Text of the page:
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News Quirks 

Published June 1, 2011 at 7:17 a.m.

Curses, Foiled Again

Dexter White, 41, called 911 in North Charleston, S.C., complaining that he paid $60 to a drug dealer for crack cocaine but received only $20 worth of drugs and that the dealer refused to give him his $40 change. White said he smoked his crack before calling the cops, who arrested him anyway, for disorderly conduct. (Charleston’s WCSC-TV)

No one spoke to the 911 operator who answered a call in Onondaga County, N.Y., but the operator overheard three men in a car planning break-ins. The men also mentioned their location. Realizing one of them had “pocket dialed” his cellphone’s emergency number, the operator alerted sheriff’s deputies. When one of the callers announced, “There go the cops now,” the passing deputy turned around, stopped the vehicle and found tools reported stolen from a local business. Arrested were brothers Ronald J. Euson, 30, and Thomas Euson Jr., 28, and their cousin, Allen Euson, 29. (Associated Press; Syracuse’s Post-Standard)

When Lewis and Clark County Sheriff Leo Dutton received a text message from a Helena, Mont., teenager asking to buy marijuana, Dutton realized the boy had misdialed his drug dealer’s number. He directed the texter to meet a detective posing as the dealer. When the texter arrived with a friend, the detective identified himself. One of the boys fainted. No citations were issued, but Dutton said they faced worse punishment from their parents. (Helena Independent Record)

Poetry PhDs Cheap

Ninety-three of 162 U.S. public research universities have adopted a “differential tuition” scale that charges students in potentially high-earning fields more than those with less earning potential. Business and engineering students typically pay more than English majors, for instance. Before 1988, only five institutions used the sliding scale, according to Glen Nelson, who researched the issue while at the University of Nebraska-Lincoln. In the past three years, Nelson said, 18 institutions have adopted the practice, with business students paying 14 percent more tuition and engineering students paying 15 percent more. (Omaha World-Herald)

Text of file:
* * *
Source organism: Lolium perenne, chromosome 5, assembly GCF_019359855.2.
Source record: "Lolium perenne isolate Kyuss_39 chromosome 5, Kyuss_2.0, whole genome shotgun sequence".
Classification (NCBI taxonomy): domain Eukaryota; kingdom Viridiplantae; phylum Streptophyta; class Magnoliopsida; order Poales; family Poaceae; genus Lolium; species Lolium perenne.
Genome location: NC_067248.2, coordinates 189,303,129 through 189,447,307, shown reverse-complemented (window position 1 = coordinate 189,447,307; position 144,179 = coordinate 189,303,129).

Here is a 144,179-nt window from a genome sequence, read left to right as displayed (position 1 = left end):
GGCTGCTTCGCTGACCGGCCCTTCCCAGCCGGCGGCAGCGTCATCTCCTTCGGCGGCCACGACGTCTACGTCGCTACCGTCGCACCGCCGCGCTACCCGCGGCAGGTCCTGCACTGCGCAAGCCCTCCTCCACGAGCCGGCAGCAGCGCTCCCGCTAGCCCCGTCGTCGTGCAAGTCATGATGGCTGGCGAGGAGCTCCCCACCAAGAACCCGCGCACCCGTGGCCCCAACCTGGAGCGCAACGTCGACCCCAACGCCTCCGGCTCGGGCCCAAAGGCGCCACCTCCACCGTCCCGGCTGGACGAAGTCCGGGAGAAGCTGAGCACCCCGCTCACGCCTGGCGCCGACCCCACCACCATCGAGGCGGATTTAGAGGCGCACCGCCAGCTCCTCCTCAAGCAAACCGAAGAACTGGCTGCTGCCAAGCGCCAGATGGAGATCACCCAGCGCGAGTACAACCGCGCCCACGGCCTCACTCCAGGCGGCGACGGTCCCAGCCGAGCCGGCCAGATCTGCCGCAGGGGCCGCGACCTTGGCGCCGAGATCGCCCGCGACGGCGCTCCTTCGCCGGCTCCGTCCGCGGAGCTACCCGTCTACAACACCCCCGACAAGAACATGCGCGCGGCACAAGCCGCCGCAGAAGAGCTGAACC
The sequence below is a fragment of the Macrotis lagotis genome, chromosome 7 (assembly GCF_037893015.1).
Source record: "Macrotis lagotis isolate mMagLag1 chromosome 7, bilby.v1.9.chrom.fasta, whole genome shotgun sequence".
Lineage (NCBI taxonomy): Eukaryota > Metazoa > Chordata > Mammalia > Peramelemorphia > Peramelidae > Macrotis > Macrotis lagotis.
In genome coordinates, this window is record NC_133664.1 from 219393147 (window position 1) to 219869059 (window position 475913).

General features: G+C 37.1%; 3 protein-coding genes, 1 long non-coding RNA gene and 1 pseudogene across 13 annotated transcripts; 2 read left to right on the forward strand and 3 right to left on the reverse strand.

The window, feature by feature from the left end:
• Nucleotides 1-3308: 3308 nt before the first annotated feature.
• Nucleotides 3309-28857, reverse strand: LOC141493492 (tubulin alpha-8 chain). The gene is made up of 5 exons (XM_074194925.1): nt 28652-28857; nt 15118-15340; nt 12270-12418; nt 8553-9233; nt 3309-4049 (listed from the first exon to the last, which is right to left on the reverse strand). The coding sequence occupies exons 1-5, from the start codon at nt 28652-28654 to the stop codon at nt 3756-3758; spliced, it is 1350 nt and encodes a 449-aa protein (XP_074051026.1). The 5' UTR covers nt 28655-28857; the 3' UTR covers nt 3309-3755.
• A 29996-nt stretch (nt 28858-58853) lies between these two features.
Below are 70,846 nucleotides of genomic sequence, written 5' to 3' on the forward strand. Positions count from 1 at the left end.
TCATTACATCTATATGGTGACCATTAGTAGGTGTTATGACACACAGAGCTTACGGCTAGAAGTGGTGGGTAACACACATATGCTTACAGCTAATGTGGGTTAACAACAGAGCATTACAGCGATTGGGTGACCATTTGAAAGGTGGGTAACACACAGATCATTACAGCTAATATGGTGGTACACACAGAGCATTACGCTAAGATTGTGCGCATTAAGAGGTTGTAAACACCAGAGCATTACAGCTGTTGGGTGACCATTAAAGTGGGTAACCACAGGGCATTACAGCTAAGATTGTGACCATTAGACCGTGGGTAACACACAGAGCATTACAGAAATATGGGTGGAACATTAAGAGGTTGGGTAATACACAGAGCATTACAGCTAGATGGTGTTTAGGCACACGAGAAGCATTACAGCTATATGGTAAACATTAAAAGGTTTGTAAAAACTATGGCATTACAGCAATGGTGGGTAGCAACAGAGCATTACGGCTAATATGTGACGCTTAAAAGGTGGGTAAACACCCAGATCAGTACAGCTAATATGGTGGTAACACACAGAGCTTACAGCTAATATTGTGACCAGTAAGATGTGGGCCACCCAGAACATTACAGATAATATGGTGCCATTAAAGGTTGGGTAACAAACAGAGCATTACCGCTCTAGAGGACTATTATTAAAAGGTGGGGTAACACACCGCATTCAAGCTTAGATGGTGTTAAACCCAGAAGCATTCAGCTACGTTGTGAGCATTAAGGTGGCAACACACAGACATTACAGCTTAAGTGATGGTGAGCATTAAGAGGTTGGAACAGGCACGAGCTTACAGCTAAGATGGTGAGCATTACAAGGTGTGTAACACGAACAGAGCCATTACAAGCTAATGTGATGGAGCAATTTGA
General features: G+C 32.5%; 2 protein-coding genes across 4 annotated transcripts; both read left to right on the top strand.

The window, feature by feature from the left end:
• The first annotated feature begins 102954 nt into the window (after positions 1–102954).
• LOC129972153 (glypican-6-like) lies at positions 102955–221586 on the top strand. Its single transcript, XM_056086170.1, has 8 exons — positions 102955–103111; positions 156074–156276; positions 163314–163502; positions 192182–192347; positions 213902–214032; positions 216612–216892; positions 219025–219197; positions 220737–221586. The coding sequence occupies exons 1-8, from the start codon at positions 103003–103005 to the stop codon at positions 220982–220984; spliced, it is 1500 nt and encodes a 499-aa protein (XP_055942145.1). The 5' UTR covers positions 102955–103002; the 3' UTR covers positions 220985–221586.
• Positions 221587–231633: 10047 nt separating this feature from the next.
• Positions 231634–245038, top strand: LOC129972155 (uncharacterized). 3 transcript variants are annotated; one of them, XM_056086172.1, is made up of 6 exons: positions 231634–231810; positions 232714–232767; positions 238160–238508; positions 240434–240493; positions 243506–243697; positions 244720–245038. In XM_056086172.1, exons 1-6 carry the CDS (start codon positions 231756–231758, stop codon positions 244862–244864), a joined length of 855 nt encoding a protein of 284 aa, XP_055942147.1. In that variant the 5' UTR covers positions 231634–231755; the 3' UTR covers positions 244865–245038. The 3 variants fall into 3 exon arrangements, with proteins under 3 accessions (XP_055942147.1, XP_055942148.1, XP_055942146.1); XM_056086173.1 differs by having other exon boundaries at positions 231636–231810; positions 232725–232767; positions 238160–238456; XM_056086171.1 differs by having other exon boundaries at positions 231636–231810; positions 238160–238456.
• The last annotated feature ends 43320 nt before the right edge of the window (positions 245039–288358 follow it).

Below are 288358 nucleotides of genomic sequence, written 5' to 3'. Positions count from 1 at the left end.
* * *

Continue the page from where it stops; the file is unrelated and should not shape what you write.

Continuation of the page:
Define “Certain Goods”

FBI Special Agent Frederick C. Kingston decided to take a joyride in a 1995 Ferrari F50, which was being stored in Lexington, Ky., as evidence in a car-theft case. Within seconds of leaving the warehouse, Kingston lost control of the high-performance vehicle, which “fishtailed and slid sideways” and then crashed into a curb, bushes and a small tree, according to his passenger, Assistant U.S. Attorney J. Hamilton Thompson. Declaring the rare automobile a total loss, Motors Insurance Co. sued the government for the $750,000 it had paid the stolen car’s owner five years before the FBI recovered it. The Justice Department refuses to pay the Michigan company, insisting it is immune to tort claims when “certain goods” are in the hands of law enforcement. (Detroit News)

First Link in a Chain

After spending three months embedded with NASA’s mission control, Andrew Kessler wrote his first novel: Martian Summer: Robot Arms, Cowboy Spacemen and My 90 Days With the Phoenix Mars Mission. Next, he opened a bookstore in New York City’s high-rent West Village and stocked it with just one book: his own. The store, Ed’s Martian Book, is divided into sections, among them “staff favorite,” “best-seller” and “self help.” Reactions vary. “A lot of people are scared to come in,” Kessler noted. “Some people wonder if we’re Scientologists.” (CNN)

No Detours

A 24-year-old German man told authorities he became trapped in a women’s prison in Hildesheim after he noticed its open gate and mistook it for a shortcut to a nearby park. By the time he realized his blunder, the gate had been locked. Mayor Henning Blum happened to be passing the prison when he heard the man’s cries for help and notified police, who freed the man and began investigating why the prison gate wasn’t closed. (Reuters)

Guilt Ridden

When police pulled over a car in Rensselaer, N.Y., a 21-year-old male passenger bolted from the car. He jumped into the Hudson River, whose current carried him 250 feet downstream before he could grab a branch and hold on until police rescued him. The unidentified man explained he fled because he thought officers had a warrant for his arrest. No warrants were outstanding. (Associated Press)

Counterrevolutionary Spirit

Although 41 percent of adults in England and Wales support independence for Scotland, according to a poll by the market research firm YouGov, only 29 percent of Scottish adults favor breaking away from the United Kingdom. (Reuters)

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About The Author

Roland Sweet

Roland Sweet was the author of a syndicated column called "News Quirks," which appeared weekly in Seven Days.


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